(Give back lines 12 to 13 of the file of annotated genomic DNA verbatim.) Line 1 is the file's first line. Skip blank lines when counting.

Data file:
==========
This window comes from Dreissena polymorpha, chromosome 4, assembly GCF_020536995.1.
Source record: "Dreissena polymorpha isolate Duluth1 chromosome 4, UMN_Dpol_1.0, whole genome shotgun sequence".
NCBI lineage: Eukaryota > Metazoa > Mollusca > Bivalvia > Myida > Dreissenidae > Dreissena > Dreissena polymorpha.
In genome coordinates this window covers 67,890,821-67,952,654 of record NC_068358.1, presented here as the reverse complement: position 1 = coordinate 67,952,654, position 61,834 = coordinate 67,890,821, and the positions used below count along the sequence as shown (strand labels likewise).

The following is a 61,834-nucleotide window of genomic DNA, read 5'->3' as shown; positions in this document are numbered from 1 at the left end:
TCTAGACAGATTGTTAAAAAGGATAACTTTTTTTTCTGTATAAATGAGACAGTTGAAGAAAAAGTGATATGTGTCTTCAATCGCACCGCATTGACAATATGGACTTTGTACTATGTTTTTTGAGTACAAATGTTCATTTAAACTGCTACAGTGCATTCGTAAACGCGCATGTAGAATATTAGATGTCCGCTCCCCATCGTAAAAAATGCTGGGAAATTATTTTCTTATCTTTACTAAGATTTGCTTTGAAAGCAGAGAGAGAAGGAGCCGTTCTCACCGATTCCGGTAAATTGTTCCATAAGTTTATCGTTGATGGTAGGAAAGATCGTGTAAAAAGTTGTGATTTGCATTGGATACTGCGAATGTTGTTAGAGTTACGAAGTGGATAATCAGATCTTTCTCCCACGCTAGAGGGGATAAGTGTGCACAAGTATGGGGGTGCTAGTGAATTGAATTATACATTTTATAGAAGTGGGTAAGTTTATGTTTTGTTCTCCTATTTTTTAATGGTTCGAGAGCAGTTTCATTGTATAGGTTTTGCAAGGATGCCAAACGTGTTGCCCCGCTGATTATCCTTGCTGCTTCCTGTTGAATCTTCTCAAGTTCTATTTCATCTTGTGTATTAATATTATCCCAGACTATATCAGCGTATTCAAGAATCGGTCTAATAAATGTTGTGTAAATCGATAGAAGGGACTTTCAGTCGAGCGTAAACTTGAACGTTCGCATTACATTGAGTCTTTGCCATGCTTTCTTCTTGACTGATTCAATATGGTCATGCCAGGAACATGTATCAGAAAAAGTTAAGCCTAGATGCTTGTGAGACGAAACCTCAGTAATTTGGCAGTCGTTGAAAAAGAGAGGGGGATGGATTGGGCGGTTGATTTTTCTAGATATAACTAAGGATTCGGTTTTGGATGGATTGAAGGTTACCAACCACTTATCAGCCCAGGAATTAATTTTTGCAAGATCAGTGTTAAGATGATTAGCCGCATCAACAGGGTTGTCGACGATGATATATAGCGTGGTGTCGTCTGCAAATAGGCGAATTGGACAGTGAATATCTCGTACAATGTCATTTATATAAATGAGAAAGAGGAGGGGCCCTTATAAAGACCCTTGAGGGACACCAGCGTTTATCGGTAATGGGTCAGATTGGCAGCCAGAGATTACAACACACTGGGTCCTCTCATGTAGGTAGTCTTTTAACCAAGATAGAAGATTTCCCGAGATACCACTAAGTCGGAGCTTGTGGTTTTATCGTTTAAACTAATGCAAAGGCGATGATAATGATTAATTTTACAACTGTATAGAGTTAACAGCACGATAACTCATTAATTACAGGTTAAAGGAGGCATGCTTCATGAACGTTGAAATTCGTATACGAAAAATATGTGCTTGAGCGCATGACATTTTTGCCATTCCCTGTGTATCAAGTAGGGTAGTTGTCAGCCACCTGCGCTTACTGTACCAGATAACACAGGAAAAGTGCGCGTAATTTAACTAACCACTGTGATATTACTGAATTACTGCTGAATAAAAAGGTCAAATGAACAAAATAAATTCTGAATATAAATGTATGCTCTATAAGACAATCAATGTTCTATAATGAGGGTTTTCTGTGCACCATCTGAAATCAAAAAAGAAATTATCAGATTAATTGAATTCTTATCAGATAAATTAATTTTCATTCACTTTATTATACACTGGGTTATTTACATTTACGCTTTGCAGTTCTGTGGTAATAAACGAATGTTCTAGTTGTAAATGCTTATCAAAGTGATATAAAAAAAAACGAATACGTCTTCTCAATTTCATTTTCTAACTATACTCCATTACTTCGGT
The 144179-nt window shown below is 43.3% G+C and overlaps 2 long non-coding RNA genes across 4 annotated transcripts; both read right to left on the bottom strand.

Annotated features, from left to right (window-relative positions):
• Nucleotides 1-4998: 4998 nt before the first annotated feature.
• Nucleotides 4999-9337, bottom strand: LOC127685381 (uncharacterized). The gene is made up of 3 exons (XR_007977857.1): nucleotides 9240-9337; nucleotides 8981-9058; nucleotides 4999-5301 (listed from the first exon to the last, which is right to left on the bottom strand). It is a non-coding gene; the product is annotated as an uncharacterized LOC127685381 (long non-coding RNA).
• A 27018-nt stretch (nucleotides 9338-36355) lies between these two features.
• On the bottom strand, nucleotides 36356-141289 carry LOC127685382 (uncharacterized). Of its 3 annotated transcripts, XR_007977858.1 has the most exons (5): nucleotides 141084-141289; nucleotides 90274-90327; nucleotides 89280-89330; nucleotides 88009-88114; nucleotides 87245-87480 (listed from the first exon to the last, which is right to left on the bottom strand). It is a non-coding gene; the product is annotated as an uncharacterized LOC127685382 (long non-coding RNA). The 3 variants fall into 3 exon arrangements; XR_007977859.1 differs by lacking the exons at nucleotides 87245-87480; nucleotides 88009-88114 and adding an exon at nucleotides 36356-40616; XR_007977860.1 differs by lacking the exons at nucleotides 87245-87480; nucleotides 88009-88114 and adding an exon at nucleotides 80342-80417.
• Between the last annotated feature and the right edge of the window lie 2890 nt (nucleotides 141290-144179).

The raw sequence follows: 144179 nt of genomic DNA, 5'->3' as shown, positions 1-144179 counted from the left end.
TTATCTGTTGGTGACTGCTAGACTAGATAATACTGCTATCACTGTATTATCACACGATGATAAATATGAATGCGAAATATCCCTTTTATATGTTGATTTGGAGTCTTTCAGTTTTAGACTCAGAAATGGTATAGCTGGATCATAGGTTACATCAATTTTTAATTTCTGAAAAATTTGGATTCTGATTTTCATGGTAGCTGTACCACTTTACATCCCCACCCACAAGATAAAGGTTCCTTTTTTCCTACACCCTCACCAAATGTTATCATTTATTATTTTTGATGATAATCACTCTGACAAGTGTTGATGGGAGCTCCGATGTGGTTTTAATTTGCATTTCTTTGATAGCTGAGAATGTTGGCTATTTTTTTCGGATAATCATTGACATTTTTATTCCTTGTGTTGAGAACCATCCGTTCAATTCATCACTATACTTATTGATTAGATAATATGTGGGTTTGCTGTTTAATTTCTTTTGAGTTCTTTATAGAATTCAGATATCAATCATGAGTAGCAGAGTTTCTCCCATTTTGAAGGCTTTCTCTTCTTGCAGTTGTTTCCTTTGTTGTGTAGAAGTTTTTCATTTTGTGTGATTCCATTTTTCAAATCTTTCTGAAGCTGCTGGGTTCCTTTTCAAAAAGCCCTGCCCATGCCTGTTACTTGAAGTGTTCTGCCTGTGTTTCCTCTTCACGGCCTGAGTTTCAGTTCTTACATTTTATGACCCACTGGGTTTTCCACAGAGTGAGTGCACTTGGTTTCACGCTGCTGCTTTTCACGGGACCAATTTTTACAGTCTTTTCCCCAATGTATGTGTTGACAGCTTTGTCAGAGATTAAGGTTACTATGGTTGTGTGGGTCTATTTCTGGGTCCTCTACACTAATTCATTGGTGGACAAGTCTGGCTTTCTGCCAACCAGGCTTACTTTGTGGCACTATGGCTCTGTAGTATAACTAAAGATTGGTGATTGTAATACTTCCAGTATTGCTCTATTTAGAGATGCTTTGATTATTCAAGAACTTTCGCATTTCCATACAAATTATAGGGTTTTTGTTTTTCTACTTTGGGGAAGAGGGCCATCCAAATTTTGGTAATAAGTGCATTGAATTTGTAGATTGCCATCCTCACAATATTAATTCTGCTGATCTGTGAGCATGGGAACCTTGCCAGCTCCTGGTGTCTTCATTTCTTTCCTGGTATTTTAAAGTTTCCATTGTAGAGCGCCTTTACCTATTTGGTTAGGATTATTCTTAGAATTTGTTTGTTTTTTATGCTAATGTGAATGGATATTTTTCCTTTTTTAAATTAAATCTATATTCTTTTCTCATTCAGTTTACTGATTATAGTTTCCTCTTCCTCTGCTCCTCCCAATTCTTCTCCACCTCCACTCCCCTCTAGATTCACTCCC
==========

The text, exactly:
• On the bottom strand, nucleotides 36356-141289 carry LOC127685382 (uncharacterized). Of its 3 annotated transcripts, XR_007977858.1 has the most exons (5): nucleotides 141084-141289; nucleotides 90274-90327; nucleotides 89280-89330; nucleotides 88009-88114; nucleotides 87245-87480 (listed from the first exon to the last, which is right to left on the bottom strand). It is a non-coding gene; the product is annotated as an uncharacterized LOC127685382 (long non-coding RNA). The 3 variants fall into 3 exon arrangements; XR_007977859.1 differs by lacking the exons at nucleotides 87245-87480; nucleotides 88009-88114 and adding an exon at nucleotides 36356-40616; XR_007977860.1 differs by lacking the exons at nucleotides 87245-87480; nucleotides 88009-88114 and adding an exon at nucleotides 80342-80417.
• Between the last annotated feature and the right edge of the window lie 2890 nt (nucleotides 141290-144179).